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I have several neighbors who are working to establish suburban habitats that are friendly to monarchs. Some are pretty elaborate, while others are modest (like planting a patch of milkweed for them).
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There’s milkweed mania around here. I tried growing it from seed but that didn’t work.
I just added some milkweed to our garden. I visited a native plants greenhouse on Aamjiwnaang First Nation and they gave each participant in our workshop a milkweed plant to bring home. There are two varieties native to my area. One grows better in clay (that’s the one I got) and the other in sandy soil.
Point Pelee (about 30 minutes from me) is the resting spot for Monarchs before they cross Lake Erie in the fall migration. If you are lucky enough to be there when weather conditions are right and they are forced to roost before setting out, it’s quite a spectacular site. https://paulroeddingphotograph...-tip-of-point-pelee/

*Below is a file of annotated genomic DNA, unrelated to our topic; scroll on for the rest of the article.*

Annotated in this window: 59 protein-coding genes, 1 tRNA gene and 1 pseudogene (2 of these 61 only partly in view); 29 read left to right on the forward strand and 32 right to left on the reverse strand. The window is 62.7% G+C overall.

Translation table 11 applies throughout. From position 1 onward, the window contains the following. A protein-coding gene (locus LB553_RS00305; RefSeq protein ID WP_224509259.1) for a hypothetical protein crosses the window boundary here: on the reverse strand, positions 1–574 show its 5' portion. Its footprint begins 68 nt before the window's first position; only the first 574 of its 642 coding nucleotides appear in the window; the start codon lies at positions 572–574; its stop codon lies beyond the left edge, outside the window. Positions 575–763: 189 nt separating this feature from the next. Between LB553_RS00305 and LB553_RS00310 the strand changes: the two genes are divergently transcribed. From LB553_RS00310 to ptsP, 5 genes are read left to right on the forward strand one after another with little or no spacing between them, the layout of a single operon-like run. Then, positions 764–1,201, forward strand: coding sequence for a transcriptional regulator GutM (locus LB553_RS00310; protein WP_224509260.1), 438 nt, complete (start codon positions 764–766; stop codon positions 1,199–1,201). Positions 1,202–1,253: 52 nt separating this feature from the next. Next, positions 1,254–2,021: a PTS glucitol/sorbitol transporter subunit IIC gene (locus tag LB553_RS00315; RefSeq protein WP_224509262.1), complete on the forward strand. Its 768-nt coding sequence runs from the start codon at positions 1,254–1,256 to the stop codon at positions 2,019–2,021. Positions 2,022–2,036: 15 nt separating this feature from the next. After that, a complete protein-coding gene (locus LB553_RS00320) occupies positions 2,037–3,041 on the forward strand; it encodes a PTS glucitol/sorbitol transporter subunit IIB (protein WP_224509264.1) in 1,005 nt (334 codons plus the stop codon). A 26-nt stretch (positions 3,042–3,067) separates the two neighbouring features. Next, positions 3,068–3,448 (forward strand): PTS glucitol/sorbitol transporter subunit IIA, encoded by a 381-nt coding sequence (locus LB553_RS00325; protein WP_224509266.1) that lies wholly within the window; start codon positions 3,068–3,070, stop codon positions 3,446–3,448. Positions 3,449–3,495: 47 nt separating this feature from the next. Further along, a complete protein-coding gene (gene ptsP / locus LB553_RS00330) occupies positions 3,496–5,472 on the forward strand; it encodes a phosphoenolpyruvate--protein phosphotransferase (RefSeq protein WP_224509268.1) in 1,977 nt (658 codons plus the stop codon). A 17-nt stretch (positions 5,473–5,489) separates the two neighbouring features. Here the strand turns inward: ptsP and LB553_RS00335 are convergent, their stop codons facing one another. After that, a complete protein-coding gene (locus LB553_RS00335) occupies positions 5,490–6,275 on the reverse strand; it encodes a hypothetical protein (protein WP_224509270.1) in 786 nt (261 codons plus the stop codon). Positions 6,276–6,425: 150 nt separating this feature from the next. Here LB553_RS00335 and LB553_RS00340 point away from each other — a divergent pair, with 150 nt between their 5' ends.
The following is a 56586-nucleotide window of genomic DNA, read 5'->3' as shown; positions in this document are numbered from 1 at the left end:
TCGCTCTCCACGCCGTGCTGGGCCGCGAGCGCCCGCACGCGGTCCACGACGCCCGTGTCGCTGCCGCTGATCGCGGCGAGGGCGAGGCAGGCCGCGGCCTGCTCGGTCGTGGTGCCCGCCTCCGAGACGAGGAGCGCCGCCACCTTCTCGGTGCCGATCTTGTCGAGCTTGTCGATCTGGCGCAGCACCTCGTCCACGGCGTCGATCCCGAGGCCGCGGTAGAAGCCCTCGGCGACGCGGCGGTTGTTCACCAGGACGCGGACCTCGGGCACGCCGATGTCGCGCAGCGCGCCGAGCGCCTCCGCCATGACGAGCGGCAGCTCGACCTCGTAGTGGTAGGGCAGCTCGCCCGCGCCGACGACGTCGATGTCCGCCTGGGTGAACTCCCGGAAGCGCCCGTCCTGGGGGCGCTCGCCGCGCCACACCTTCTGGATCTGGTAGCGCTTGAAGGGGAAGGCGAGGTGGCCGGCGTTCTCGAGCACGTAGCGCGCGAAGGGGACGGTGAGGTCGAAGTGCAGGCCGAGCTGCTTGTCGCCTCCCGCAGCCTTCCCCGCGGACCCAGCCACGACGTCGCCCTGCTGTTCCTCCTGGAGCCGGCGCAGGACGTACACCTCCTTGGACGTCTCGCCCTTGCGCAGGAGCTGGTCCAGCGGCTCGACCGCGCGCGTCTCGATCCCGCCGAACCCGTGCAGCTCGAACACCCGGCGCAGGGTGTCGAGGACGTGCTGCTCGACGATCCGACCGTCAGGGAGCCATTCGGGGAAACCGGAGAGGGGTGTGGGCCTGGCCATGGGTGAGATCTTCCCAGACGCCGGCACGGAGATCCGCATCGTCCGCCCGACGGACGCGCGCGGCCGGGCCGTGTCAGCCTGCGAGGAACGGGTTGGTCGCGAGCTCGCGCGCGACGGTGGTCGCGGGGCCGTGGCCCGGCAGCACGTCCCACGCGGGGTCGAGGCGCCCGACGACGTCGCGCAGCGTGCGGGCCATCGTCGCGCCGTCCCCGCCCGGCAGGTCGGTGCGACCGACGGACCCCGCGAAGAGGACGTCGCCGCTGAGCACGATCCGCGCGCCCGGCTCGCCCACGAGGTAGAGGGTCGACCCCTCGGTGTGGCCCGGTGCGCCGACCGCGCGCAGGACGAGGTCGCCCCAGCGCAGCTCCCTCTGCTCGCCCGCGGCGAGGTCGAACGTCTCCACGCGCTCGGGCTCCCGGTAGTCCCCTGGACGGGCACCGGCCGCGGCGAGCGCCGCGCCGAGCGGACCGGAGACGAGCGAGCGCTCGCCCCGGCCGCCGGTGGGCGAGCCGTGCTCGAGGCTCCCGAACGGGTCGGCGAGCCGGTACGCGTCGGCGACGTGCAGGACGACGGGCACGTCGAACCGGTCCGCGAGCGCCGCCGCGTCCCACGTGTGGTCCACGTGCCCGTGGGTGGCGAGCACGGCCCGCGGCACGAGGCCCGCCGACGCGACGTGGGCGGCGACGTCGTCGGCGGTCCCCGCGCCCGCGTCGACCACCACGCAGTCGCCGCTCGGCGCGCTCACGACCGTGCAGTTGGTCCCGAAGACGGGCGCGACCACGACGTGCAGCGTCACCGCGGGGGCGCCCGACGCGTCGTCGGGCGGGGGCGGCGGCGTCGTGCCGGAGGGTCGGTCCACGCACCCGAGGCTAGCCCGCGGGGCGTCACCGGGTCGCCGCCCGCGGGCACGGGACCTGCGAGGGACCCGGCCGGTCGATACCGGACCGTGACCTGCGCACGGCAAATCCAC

I have a few milkweeds growing around my yard and garden. I'm careful not to destroy them and there are a few more each year. I hope they are helping the Monarchs.
Dol, I noticed that the web page you posted was from 2018. Do you know how the population was doing during last year's migration?
I grew up surrounded by acres and acres of fallow former farmland. The milkweed was everywhere, as were the Monarchs. It was a treasure I miss to this day.
I am not sure. I do know that there were great migration days in the fall with thousands of monarchs spotted but I don’t know how that compares to past years. I do know that our numbers depend greatly on how many begin the journey North from Mexico. A couple years ago there was a cold snap in Texas in the spring and that caused a huge decrease in our numbers here.
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